International Cancer Imaging Society

International Cancer Imaging Society Meeting and 17th Annual Teaching Course

  Cancer Imaging and Intervention:   

  A Multidisciplinary   Approach   

Mon 02 Oct 2017 - Wed 04 Oct 2017

Langenbeck-Virchow Haus, Berlin, Germany

Meeting President: Prof. Dr. med Stefan Diederich, Düsseldorf


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Interactive Workshops

Masterclass in Imaging

of Gynaecological Cancers


Thu 2 Nov 2017  London, UK     CLOSED

Fri 3 Nov 2017  London, UK       NEW DATE


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» Register Here  


This second edition Masterclass in Imaging of Gynaecological Cancers will highlight current imaging techniques, image interpretation and pitfalls in imaging gynaecological malignancies. 

Classrooms are limited to 20 participants, each with their own imaging workstation and content delivered through lectures and hands-on case based learning.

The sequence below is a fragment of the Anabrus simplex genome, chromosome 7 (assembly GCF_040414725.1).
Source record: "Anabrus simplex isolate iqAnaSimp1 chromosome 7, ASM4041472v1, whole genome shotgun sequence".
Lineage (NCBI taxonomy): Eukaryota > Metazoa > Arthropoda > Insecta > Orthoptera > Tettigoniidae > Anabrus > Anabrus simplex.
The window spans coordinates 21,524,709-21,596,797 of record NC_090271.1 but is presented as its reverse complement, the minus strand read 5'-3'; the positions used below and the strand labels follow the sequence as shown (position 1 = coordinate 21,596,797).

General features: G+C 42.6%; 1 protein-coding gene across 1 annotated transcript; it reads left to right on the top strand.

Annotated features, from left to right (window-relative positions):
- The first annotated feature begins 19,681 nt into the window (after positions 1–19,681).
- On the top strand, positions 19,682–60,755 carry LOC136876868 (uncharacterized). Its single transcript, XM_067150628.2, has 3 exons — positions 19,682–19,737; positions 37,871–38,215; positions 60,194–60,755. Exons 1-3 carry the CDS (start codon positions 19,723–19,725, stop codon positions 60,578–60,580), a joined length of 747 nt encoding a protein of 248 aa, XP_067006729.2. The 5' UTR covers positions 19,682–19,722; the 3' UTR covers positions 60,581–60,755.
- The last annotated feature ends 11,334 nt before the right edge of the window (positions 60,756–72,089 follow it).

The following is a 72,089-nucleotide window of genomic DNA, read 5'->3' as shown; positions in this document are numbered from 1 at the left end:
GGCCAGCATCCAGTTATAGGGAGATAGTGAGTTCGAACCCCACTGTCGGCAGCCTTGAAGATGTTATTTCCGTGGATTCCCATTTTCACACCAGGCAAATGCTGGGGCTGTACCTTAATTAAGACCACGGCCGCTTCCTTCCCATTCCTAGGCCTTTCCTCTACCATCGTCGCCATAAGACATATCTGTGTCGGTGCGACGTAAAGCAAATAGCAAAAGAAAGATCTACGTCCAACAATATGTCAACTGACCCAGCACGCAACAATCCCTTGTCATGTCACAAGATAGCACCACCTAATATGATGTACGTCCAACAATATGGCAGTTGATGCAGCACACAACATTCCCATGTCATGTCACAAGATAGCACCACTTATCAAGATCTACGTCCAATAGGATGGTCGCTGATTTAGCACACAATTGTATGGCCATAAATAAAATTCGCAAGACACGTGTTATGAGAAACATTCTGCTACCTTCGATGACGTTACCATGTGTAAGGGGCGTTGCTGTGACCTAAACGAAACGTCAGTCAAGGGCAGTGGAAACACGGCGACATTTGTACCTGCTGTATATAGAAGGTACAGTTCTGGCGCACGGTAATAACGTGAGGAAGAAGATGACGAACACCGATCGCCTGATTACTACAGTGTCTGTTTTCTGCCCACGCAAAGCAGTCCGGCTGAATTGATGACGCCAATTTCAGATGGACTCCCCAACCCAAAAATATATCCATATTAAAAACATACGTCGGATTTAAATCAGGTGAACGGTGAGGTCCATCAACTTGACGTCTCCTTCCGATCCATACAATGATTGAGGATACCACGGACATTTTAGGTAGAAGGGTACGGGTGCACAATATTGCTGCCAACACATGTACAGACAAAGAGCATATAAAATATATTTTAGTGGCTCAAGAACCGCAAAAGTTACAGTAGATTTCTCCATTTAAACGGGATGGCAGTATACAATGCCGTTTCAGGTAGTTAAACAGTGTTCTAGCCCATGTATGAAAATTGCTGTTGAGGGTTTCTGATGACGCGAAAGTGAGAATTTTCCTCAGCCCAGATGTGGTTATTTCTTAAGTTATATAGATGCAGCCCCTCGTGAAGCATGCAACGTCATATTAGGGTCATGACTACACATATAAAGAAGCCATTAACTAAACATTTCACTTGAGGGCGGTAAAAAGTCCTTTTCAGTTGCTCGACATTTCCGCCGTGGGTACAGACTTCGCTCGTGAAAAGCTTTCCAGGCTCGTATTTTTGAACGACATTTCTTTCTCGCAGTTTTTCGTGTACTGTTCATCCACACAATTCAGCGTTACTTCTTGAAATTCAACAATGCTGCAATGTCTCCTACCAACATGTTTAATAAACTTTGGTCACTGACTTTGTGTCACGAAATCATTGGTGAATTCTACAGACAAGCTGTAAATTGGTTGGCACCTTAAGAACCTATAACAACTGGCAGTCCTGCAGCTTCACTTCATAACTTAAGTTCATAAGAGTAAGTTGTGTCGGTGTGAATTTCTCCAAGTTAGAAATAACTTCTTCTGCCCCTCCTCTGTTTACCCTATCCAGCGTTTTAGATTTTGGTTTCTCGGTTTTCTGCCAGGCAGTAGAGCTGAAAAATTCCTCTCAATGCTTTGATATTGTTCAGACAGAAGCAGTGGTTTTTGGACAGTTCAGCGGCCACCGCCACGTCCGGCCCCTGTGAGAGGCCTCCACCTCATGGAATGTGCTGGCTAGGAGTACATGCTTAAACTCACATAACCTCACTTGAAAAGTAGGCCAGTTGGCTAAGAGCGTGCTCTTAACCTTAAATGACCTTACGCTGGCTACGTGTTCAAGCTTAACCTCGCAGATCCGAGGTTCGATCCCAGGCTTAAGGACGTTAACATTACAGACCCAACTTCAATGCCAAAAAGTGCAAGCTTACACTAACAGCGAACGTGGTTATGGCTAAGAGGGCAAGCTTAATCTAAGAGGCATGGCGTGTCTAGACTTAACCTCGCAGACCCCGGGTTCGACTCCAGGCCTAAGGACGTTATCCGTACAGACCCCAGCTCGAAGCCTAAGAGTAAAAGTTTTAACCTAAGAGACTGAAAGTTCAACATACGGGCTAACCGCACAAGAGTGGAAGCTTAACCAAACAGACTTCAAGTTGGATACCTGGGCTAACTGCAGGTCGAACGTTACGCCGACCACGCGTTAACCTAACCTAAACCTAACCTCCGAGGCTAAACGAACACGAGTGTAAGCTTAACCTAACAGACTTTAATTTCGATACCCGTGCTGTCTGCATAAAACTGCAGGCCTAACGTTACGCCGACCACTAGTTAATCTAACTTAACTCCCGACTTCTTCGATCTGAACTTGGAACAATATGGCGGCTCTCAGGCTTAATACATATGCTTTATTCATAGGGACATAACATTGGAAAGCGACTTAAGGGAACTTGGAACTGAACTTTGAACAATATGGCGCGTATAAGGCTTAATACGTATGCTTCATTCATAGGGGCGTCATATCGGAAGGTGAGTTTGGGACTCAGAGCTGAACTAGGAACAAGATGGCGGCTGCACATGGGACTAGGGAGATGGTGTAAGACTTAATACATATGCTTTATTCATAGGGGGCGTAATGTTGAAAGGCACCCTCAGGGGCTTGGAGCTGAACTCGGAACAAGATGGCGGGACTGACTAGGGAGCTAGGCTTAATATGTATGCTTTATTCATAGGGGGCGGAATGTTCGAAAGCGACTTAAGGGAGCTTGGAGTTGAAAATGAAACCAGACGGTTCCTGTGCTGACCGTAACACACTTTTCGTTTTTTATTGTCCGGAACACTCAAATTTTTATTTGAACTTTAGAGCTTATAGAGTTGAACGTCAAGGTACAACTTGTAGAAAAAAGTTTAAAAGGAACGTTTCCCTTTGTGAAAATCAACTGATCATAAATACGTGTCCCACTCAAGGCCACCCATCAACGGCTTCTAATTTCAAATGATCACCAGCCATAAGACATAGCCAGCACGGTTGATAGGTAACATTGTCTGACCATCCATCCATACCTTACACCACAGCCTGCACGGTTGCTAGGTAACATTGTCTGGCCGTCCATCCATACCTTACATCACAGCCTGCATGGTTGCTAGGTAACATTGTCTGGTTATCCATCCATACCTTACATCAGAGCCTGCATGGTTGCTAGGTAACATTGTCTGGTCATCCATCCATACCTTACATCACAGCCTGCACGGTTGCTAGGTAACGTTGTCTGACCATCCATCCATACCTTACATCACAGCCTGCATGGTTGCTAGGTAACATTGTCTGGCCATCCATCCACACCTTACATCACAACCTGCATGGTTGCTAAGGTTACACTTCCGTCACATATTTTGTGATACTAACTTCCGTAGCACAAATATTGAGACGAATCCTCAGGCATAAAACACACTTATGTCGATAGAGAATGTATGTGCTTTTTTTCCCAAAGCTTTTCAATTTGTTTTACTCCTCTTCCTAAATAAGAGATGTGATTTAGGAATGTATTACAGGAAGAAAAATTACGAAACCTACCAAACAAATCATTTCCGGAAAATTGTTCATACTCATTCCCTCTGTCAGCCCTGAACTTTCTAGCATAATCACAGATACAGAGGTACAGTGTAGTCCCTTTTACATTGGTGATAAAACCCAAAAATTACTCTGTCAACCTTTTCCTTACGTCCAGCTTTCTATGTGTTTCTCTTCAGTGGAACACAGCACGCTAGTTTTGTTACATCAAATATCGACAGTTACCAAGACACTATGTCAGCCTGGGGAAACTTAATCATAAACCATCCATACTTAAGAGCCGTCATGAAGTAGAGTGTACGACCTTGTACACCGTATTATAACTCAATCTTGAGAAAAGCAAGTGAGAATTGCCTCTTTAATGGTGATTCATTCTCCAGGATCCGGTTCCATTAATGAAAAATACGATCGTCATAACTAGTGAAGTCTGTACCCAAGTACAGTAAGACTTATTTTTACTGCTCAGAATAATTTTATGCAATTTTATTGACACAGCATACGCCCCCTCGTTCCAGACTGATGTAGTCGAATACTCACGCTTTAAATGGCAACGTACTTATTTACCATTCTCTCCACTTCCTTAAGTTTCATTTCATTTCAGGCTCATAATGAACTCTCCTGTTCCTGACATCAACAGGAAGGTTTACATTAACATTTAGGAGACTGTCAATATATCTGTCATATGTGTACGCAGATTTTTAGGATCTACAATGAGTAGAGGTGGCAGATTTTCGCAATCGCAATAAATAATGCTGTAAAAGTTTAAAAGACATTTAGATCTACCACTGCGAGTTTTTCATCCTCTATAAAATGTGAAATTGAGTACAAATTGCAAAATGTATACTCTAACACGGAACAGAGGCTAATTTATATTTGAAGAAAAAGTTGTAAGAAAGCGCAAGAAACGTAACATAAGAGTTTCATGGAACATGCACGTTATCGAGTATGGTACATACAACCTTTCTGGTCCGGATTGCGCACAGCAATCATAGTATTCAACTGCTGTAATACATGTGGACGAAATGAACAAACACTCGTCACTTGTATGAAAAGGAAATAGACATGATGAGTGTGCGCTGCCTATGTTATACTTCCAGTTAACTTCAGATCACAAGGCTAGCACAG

2nd Edition Course

With all new cases for 2017


Cancer Imaging Journal

Cancer Imaging is the official journal of ICIS, it is an open access, peer-reviewed journal with original articles as well as reviews and editorials.  The journal encompasses CT, MRI, ultrasound, single photon and positron emission tomography, including multimodality imaging in all kinds of malignant tumours, plus new developments, techniques and innovations.

About ICIS

The International Cancer Imaging Society exists to meet the important challenges of advancing imaging in the multidisciplinary management of cancer.

We promote education in oncological imaging and stimulate research in the study of human tumour behaviour, bringing together radiologists with an interest in oncological imaging for the exchange of ideas, and to organise scientific meetings, multicentre research studies and postgraduate courses within the field.


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Join our Society

Do you believe that Cancer Imaging is important?

If your answer is yes, join us to support and promote the education in oncological imaging and stimulate research in the study of human tumour behaviour.

As a member you will also receive:

  • Discounted registration fees for all our teaching courses
  • Exclusive access to the members' area
  • Exclusive access to posters and presentations from the annual teaching course